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In re Christian C.-B.

Supreme Court of New York, Fourth Department

March 31, 2017

IN THE MATTER OF CHRISTIAN C.-B. AND KNOAH L. C.-B.
v.
CHRISTOPHER.B., AND RENEE E.C., RESPONDENTS-APPELLANTS. LIVINGSTON COUNTY DEPARTMENT OF SOCIAL SERVICES, PETITIONER-RESPONDENT;

          ERICKSON WEBB SCOLTON & HAJDU, LAKEWOOD (LYLE T. HAJDU OF COUNSEL), FOR RESPONDENT-APPELLANT CHRISTOPHER V.B.

          BRIDGET L. FIELD, ROCHESTER, FOR RESPONDENT-APPELLANT RENEE E.C.

          JOHN T. SYLVESTER, MT. MORRIS, FOR PETITIONER-RESPONDENT.

          FARES A. RUMI, ATTORNEY FOR THE CHILDREN, ROCHESTER.

          PRESENT: WHALEN, P.J., SMITH, CARNI, LINDLEY, AND NEMOYER, JJ.

         Appeals from an order of the Family Court, Livingston County (Robert B. Wiggins, J.), entered November 24, 2015 in a proceeding pursuant to Social Services Law § 384-b. The order, among other things, terminated respondents' parental rights.

         It is hereby ORDERED that said appeal by respondent Christopher V.B. is unanimously dismissed and the order is affirmed without costs.

         Memorandum: In this permanent neglect proceeding pursuant to Family Court Act article 6 and Social Services Law § 384-b, respondent parents appeal from an order terminating their parental rights. Initially, we note that the father's sole contention on appeal is that Family Court erred in denying the mother's request for a suspended judgment. With respect "to the determination of the mother's parental rights . . . [the father] cannot be considered an aggrieved party, and [thus] his appeal must be dismissed" (Matter of Vivian OO., 33 A.D.3d 1096, 1096; see Matter of Charle C.E. [Chiedu E.], 129 A.D.3d 721, 721-722; see also Matter of Terrance M. [Terrance M., Sr.], 75 A.D.3d 1147, 1147).

         On her appeal, the mother initially contends that petitioner failed to establish that it had exercised diligent efforts to encourage and strengthen the parent-child relationship while she was incarcerated, as required by Social Services Law § 384-b (7) (a). We reject that contention. "Diligent efforts include reasonable attempts at providing counseling, scheduling regular visitation with the child[ren], providing services to the parent[] to overcome problems that prevent the discharge of the child[ren] into [his or her] care, and informing the parent[] of [the children's] progress" (Matter of Jessica Lynn W., 244 A.D.2d 900, 900-901; see § 384-b [7] [f]). Petitioner is not required, however, to "guarantee that the parent succeed in overcoming his or her predicaments" (Matter of Sheila G., 61 N.Y.2d 368, 385; see Matter of Jamie M., 63 N.Y.2d 388, 393). Rather, the parent must "assume a measure of initiative and responsibility" (Jamie M., 63 N.Y.2d at 393). Here, petitioner established, by the requisite clear and convincing evidence (see § 384-b [3] [g] [i]), that it fulfilled its duty to exercise diligent efforts to encourage and strengthen the mother's relationships with her children (see generally Matter of Star Leslie W., 63 N.Y.2d 136, 142). For instance, petitioner established that it arranged visitation between the mother and the subject children, transported the children to those visits, "explored the planning resources suggested by [the mother, ] and kept [her] apprised of the child[ren]'s progress" (Matter of "Male C.", 22 A.D.3d 250, 250; see Matter of Davianna L. [David R.], 128 A.D.3d 1365, 1365, lv denied 25 N.Y.3d 914; Matter of Mya B. [William B.], 84 A.D.3d 1727, 1727-1728, lv denied 17 N.Y.3d 707). Thus, "given the circumstances, [petitioner] provided what services it could" (Matter of Curtis N., 290 A.D.2d 755, 758, lv dismissed 97 N.Y.2d 749).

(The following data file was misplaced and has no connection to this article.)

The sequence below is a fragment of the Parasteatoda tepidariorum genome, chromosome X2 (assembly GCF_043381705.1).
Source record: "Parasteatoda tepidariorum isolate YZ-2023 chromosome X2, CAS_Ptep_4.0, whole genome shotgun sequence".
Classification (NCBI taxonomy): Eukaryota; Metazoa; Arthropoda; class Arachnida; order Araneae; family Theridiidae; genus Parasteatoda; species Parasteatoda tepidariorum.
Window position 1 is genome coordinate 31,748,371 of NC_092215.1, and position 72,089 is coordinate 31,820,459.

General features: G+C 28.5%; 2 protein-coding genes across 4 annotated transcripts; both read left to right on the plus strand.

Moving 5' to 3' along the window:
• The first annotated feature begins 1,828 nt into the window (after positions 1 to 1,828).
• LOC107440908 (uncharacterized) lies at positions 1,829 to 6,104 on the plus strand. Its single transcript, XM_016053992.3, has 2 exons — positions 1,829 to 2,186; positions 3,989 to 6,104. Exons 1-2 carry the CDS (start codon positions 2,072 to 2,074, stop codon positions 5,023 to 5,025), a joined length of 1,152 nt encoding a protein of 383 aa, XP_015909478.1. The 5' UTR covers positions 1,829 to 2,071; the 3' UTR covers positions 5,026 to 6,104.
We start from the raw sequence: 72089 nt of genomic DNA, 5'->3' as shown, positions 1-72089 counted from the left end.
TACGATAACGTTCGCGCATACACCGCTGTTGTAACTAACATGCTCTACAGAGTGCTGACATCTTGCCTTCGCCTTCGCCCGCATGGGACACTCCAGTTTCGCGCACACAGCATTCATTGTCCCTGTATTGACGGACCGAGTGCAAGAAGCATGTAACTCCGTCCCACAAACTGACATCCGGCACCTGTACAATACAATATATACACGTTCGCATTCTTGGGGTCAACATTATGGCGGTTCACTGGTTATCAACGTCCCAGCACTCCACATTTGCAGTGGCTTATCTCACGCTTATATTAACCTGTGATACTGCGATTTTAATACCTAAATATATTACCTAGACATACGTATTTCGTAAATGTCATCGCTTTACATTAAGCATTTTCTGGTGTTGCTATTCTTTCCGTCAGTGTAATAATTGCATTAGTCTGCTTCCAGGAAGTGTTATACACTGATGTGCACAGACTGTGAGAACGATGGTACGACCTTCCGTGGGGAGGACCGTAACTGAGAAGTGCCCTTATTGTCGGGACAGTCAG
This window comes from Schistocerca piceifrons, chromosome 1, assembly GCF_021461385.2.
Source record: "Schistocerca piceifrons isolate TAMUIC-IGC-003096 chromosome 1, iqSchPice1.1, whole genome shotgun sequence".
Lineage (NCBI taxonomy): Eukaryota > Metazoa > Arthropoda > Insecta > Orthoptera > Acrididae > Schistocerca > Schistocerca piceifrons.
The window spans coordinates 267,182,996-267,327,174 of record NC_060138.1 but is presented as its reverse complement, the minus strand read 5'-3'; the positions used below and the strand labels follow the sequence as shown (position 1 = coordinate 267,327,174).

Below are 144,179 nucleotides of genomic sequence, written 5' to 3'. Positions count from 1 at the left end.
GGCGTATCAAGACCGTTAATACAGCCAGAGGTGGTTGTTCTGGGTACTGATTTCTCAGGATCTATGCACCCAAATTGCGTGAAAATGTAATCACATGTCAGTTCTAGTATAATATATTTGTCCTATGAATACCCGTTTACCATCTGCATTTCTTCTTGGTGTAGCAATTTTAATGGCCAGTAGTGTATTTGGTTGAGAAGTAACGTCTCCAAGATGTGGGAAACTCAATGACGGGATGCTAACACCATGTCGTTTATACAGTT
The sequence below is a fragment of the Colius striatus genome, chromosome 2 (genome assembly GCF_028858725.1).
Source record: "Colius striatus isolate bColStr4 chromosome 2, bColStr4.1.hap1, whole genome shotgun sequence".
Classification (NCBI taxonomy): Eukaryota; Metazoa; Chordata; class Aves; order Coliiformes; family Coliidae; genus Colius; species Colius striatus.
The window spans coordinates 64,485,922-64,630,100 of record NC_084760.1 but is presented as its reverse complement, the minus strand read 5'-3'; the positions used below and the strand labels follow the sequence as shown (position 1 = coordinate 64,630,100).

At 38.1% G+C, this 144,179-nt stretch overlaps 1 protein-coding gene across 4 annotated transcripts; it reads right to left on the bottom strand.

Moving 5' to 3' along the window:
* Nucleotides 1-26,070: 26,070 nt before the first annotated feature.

Contrary to the further contention of the mother, the court properly concluded that she permanently neglected the subject children inasmuch as she "failed substantially and continuously or repeatedly to . . . plan for the future of the child[ren] although . . . able to do so" (Star Leslie W., 63 N.Y.2d at 142; see Matter of Justin Henry B., 21 A.D.3d 369, 370). " [T]o plan for the future of the child' shall mean to take such steps as may be necessary to provide an adequate, stable home and parental care for the child" (Social Services Law § 384-b [7] [c]). "At a minimum, parents must take steps to correct the conditions that led to the removal of the child[ren] from their home' " (Matter of Nathaniel T., 67 N.Y.2d 838, 840; see Matter of Crystal Q., 173 A.D.2d 912, 913, lv denied 78 N.Y.2d 855). Here, "there is no evidence that [the mother] had a realistic plan to provide an adequate and stable home for the child[ren]" (Matter of Saiah Isaiah C. [Tanisha C.], 144 A.D.3d 585, 586; see Matter of Micah Zyair F.W. [Tiffany L.], 110 A.D.3d 579, 579).

         Finally, we reject the mother's contention that the court erred in denying her request for a suspended judgment. The court concluded, inter alia, that there was little chance that the mother could continue to control her addictions or gain insight into how her choices were impacting the children, and " [t]he court's assessment that [the mother] was not likely to change [her] behavior is entitled to great deference' " (Matter of Tiara B. [Torrance B.],70 A.D.3d 1307, 1308, lv denied 14 N.Y.3d 709; see Matter of Jane H. [Susan H.],85 A.D.3d 1586, 1587, lv denied 17 N.Y.3d 709; Matter of Philip D., 266 A.D.2d 909, 909). Consequently, the court properly determined that " [f]reeing the child[ren] for adoption provided [them] with prospects for permanency and some sense of the stability [they] deserved, ...


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